We believe setting proper expectations is key when planning a red teaming engagement with a client. Before beginning, we have conversations with our clients’ stakeholders to discuss the threats that are likely to target their industry. That allows us and our clients to make sure we are on the same page about what kinds of attackers our consultants will be emulating: for example, whether it will be an “assume breach” situation (as in, the attacker already has some limited access), a complete perimeter breach, or a more specialized attack scenario. This planning gets our team on a trusted foot with clients, and also makes sure the engagement itself is as relevant as possible.
Our red team is composed of some of our most experienced consultants. Before joining the red team, they are required to have an extensive penetration testing background, giving them years of hands-on experience exploiting web application, network, and cloud deployment vulnerabilities. Many of the consultants coming from the penetration testing side have industry certifications like the OSCP. Some members of our red team also have extensive experience in security operations and incident response. This helps them refine our red teaming tactics further by targeting common shortcomings in security processes, and providing clearer perspective for how to improve your defenses after the engagement ends.
No matter their previous background, our red team continues to train. Our red team actively studies topics such as open-source intelligence, malware engineering, anti-virus evasion, Active Directory attacks, social engineering, and other real-world tactics, techniques, and procedures. The team is always ready to emulate real attackers during engagements, and give you practical advice for how to improve your security posture after it.
Our consultants have also published several resources about red teaming, in both technical and non-technical contexts. Senior Security Consultant Steven Patterson wrote an eBook about building custom red teaming tools in C++, a useful resource for anyone involved on the technical side. We also recently published an article that goes in depth into the business reasons to establish a red teaming program. Our complete set of resources is published on the Security Compass Advisory blog.
Our clear and actionable reporting also sets our red team engagements apart. After a red teaming engagement, we give our clients a complete rundown of all of the attacks that were performed, and the tactics used at each level of the cyber kill chain. This includes information about the success of each one, and what we learned about their ability to detect or stop those techniques. We then map the findings to the industry standard MITRE ATT&CK framework, to help clients understand and improve.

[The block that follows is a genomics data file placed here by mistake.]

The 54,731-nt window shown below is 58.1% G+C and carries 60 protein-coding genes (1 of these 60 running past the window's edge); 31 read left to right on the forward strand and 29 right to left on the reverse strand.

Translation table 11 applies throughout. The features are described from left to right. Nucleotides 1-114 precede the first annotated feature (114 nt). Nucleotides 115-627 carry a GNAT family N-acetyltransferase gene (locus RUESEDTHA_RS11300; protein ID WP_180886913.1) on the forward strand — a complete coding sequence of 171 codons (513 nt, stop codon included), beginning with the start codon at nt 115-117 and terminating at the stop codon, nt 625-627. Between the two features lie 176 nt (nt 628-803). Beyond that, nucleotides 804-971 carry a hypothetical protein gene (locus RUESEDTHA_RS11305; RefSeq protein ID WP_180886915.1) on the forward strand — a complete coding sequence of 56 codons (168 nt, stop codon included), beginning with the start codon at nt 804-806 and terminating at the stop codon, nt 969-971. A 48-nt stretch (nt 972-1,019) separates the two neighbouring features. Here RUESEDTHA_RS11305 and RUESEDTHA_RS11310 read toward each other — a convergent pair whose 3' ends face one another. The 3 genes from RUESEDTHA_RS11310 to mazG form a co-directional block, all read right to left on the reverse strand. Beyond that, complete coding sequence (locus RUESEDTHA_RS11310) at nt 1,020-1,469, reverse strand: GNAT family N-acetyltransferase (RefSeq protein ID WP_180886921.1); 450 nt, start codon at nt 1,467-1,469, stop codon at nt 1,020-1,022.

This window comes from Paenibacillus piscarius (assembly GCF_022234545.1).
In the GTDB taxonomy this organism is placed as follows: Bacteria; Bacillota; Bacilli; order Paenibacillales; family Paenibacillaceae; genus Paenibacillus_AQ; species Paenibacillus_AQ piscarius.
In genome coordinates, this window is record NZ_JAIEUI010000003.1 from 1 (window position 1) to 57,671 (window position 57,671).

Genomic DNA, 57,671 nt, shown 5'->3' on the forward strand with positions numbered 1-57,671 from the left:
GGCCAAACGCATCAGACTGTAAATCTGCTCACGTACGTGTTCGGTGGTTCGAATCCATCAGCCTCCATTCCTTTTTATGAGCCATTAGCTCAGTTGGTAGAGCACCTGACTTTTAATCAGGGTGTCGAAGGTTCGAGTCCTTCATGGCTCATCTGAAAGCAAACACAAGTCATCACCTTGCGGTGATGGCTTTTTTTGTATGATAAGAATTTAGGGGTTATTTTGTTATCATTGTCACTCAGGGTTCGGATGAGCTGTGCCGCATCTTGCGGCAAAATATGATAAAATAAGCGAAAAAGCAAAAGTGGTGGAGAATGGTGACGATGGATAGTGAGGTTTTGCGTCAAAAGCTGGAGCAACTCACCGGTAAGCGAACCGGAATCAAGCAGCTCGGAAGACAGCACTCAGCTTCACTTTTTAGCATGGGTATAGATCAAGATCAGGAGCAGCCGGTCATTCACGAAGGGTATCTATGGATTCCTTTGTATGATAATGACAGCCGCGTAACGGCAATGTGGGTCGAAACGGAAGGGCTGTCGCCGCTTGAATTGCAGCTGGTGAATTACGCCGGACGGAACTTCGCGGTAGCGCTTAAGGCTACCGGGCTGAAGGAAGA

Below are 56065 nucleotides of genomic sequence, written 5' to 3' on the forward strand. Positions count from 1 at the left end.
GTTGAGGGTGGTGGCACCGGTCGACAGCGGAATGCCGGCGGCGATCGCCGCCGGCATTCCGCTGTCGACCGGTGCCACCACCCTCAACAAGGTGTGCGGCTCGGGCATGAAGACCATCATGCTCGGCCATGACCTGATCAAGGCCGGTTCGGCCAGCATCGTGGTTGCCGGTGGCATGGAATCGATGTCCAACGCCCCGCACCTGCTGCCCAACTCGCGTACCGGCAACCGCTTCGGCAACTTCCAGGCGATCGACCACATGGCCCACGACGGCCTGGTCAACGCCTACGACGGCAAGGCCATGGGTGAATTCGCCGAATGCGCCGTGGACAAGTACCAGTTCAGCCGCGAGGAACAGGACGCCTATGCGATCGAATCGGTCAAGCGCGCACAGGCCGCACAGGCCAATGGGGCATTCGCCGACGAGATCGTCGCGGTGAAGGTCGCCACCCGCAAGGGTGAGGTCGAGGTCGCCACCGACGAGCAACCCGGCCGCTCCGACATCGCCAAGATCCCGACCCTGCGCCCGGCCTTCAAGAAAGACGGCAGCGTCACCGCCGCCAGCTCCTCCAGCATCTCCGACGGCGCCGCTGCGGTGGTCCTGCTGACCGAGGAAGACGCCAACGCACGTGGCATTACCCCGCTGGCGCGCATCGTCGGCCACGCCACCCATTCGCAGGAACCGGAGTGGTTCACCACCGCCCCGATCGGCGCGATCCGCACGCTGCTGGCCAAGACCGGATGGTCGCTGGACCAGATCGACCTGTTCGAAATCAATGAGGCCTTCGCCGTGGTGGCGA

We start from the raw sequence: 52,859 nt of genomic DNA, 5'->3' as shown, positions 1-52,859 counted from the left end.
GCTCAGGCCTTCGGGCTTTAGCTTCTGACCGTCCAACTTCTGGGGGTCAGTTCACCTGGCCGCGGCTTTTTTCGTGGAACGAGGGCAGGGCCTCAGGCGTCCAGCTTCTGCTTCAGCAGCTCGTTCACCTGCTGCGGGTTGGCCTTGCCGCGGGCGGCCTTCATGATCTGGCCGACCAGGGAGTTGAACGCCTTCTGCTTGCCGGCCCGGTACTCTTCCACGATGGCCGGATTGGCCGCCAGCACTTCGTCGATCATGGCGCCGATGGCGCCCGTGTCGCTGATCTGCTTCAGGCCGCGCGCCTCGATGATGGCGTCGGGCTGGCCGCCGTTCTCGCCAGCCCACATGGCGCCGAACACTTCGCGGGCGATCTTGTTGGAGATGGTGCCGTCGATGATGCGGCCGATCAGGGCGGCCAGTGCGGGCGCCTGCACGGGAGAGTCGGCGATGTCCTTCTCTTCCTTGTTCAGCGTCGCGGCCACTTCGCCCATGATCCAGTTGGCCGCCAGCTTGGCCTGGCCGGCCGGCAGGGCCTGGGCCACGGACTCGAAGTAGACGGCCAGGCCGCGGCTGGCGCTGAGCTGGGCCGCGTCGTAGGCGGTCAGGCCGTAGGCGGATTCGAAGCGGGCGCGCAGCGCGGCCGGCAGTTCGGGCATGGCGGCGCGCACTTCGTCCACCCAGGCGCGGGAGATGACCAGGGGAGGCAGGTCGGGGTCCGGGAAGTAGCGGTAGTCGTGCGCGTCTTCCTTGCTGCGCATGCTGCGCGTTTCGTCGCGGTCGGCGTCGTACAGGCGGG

We work with our clients to build custom deliverables with specific audiences in mind, including technical and executive readers. After all, a security manager will ask different questions than a CFO. Custom reports ensure that these findings are in proper context for anyone who needs to read them.
Security Compass Advisory’s collaborative approach is at the backbone of all of our work, including our red teaming engagements. In addition to our adversarial simulation experience, we have years of experience working as an extension of our clients’ security teams. During red teaming engagements, that means we excel at communication. We set expectations clearly, and help you make sure that everyone who needs to know about the attack simulation does.
We can also work with you to design and perform purple team engagements, where a red team exercise is paired with real-time visibility. Though this is not as adversarial as a pure red team engagement, since defenders are aware that it is a test, it still serves an important purpose. In a purple team engagement, we work directly with your blue team throughout the attack in order to improve detection and response capabilities.
Moving Forward with Red Teaming
In short, red teaming allows you to see your business’s security posture from the perspective of the attackers who are most likely to be targeting it. It allows you to see how likely you are to detect an attack, know how quickly you would be able to respond to an attack, and make strategic decisions about how to strengthen your defenses. Once you have your security basics in place, red teaming is a necessary step toward deepening security maturity and protecting your most sensitive assets.
Learn more about Security Compass Advisory’s red teaming services, or send us a message if you’re ready to talk more about improving your security posture.